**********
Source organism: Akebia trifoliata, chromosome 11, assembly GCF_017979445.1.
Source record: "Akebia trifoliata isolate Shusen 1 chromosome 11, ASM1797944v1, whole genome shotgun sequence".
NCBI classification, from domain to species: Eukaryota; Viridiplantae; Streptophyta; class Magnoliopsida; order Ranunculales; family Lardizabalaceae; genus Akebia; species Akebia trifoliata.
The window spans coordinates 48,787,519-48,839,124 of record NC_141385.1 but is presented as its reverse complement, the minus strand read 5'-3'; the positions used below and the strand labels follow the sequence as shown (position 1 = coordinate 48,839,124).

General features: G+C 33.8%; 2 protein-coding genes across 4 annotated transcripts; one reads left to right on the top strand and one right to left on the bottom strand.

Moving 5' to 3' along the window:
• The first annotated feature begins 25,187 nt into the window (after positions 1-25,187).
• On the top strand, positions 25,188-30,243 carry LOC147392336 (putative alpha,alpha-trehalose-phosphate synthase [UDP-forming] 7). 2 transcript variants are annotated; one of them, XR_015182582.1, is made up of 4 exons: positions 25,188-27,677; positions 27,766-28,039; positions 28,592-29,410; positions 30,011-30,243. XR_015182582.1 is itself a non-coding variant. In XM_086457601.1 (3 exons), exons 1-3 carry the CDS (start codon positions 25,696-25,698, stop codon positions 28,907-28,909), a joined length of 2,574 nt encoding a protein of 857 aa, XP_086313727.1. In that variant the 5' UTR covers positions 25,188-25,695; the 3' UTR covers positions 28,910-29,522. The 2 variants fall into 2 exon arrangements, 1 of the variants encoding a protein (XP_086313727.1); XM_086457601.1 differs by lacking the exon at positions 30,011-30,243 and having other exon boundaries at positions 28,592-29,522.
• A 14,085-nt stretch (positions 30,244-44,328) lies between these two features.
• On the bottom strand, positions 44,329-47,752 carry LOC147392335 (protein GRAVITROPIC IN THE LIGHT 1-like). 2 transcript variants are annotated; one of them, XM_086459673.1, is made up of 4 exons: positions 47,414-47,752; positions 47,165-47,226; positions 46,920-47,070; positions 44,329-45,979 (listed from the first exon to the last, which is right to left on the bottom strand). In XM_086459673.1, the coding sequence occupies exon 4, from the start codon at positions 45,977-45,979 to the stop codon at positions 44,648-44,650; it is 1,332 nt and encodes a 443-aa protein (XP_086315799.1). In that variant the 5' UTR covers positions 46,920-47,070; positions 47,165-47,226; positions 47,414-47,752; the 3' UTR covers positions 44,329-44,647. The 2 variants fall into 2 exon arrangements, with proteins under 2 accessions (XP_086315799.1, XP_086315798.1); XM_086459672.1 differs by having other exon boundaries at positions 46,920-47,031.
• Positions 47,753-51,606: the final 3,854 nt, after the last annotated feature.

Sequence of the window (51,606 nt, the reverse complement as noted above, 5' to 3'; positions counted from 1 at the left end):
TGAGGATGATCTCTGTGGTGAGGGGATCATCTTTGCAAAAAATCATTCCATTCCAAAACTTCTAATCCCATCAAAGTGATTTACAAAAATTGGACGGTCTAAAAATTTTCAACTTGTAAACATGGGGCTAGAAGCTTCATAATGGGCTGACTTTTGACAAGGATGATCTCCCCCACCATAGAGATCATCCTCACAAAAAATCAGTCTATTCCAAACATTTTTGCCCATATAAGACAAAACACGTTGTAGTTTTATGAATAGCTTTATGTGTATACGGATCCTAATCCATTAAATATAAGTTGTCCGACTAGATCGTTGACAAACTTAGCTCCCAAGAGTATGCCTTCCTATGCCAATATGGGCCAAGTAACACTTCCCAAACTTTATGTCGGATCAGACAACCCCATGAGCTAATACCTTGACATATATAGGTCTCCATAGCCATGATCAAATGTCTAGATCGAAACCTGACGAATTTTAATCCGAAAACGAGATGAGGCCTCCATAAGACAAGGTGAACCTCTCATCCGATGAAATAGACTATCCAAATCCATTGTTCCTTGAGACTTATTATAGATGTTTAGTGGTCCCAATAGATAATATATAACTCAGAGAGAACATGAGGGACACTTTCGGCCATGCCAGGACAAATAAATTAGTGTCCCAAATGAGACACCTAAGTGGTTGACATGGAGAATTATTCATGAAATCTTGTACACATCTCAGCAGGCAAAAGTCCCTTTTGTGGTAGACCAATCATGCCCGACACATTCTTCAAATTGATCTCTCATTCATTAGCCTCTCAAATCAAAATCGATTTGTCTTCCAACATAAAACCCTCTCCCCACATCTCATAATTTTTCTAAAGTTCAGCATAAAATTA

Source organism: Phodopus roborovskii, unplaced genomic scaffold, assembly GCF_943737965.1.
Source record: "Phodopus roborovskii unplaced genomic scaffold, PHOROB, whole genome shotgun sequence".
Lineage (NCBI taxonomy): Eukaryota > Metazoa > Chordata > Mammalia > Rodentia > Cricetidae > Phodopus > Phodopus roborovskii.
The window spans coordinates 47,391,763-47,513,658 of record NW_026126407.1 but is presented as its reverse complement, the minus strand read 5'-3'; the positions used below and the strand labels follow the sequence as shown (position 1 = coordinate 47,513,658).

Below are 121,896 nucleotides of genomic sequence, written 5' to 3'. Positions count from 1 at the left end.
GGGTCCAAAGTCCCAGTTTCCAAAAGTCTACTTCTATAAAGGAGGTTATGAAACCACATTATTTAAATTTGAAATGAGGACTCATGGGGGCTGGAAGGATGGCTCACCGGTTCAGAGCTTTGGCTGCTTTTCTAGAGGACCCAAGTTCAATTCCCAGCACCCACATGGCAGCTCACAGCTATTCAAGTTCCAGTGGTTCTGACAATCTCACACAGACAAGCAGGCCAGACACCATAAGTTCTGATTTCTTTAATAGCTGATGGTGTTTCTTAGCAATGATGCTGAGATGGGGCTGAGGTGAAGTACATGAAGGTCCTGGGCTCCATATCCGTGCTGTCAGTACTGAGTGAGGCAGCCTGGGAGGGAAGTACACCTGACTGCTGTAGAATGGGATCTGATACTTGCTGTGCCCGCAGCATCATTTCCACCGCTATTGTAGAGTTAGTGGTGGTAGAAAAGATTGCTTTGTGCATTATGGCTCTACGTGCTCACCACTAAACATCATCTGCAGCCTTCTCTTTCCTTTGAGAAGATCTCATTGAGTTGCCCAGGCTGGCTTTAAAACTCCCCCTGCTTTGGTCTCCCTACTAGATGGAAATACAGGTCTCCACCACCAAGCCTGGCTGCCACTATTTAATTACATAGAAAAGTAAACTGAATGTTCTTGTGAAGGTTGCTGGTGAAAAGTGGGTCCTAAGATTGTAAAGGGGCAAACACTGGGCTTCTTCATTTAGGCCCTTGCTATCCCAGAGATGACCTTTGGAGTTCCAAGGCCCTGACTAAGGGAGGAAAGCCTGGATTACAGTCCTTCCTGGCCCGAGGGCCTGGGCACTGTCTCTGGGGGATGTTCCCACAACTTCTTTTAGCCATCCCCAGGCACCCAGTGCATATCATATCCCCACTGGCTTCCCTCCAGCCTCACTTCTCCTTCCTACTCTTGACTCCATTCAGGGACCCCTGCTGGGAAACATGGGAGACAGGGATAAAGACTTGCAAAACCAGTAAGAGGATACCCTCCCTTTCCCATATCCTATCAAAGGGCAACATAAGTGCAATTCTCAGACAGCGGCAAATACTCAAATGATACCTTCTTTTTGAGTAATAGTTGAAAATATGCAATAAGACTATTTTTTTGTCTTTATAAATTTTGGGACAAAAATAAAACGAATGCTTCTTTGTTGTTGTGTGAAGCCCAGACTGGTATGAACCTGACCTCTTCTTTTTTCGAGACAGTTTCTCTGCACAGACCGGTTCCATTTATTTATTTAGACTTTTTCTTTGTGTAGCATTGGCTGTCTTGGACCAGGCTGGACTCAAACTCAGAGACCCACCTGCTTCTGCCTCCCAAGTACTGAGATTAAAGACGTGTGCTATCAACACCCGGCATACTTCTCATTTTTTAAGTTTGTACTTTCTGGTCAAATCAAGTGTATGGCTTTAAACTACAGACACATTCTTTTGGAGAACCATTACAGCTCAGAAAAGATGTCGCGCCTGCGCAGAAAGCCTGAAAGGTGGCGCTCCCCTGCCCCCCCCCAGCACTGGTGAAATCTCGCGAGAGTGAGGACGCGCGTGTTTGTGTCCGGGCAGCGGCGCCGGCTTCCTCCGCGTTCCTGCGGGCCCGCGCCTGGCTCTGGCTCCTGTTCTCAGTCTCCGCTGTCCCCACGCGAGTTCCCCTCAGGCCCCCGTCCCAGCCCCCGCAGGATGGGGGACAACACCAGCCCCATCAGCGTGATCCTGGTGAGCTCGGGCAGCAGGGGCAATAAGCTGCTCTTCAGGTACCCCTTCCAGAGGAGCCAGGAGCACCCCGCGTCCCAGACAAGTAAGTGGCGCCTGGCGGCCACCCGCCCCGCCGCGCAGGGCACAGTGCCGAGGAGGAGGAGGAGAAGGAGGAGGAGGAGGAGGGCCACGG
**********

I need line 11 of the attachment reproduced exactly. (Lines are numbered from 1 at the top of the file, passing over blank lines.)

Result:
• Positions 47,753-51,606: the final 3,854 nt, after the last annotated feature.